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In this regular return of the hémistiche, the French verse of ten-syllables differs from the Italian and English heroic. In these languages we observe a marked but irregular cæsura. For instance, in the first stanza of the Jerusalem, so remarkable for its discordant o's, which Voltaire first rang in our ears, to prove that the Italian was not perfect
“ Canto l'arme pietose, e'l capitano
Che 'l gran Sepolcro liberò di Cristo.
Molto soffrì nel glorioso acquisto."
Again, in those four lines which the same illustrious critic has scanned with that perfect accuracy, than which no better evidence of his intimate acquaintance with our language and versification can be wanted, we meet with the same cæsura.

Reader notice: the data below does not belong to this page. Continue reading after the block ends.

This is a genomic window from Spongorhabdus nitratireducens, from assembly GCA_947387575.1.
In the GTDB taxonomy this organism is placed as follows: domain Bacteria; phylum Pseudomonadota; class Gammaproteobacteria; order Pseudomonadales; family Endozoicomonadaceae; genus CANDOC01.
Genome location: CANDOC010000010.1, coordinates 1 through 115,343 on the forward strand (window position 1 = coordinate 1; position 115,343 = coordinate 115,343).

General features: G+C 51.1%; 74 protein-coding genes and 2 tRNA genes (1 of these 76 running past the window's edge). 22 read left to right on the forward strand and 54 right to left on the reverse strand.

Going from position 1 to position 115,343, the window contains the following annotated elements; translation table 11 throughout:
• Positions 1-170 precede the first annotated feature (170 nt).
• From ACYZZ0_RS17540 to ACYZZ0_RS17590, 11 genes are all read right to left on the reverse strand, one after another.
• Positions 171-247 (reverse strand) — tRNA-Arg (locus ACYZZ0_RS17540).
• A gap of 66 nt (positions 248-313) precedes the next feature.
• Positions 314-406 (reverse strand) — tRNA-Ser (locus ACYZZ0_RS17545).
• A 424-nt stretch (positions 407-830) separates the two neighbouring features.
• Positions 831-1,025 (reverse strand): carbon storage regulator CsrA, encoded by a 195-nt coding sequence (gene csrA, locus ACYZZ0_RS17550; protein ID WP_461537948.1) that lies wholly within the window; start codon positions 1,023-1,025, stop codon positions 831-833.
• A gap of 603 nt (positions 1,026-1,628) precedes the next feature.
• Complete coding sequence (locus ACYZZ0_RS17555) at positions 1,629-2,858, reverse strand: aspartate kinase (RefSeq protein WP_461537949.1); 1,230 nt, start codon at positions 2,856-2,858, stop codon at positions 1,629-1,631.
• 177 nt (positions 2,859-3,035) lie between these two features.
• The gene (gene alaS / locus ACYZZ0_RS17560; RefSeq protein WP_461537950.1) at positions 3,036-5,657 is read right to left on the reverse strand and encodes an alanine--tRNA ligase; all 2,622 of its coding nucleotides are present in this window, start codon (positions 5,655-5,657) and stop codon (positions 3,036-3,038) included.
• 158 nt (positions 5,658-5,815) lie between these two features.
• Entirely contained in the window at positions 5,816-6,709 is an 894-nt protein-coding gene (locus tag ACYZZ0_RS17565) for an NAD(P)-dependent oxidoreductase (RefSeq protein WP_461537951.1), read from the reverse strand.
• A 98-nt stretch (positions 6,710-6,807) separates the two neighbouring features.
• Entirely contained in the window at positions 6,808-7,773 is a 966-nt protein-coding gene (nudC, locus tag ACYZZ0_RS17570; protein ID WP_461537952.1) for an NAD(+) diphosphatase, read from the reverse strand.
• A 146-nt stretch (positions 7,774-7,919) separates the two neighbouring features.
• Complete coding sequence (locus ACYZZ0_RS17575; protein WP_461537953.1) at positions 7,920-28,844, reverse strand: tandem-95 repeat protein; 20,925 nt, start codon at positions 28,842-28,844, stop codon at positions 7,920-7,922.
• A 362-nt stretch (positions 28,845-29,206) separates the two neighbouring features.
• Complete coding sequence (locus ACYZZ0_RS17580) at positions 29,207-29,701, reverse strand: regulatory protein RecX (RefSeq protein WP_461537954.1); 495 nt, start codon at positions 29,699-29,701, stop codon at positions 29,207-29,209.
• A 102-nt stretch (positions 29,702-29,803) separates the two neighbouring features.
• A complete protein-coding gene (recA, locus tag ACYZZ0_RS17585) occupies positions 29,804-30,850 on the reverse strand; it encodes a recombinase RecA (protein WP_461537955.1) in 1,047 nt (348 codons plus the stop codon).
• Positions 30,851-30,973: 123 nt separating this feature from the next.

“ At Trumpington-not far from Cambridge, stood
In verses of eight and fewer syllables, as in some of our own, there is no cæsura; and their time is measured simply by the number of feet and the rhyme. As thus :
“ L'amant frivole et volage
But it is time to abandon this discussion, and return to the subject of our critique.
Of the poems of Bernard, the most prominent are his Art d'aimer, and the tale of Phrosine et Mélidore. With us the latter is so much the greater favorite, that we shall scarcely find it necessary, in the course of the present article, to borrow from the former, either for the purpose of extract or illustration. But first we must tell the story...
This we remember in Bandello. The tales of that jovial priest are not before us; but the reader will recognise the story in turning over the first edition of that amusing Italian novelist, which he happens to meet with. Whence it was stolen by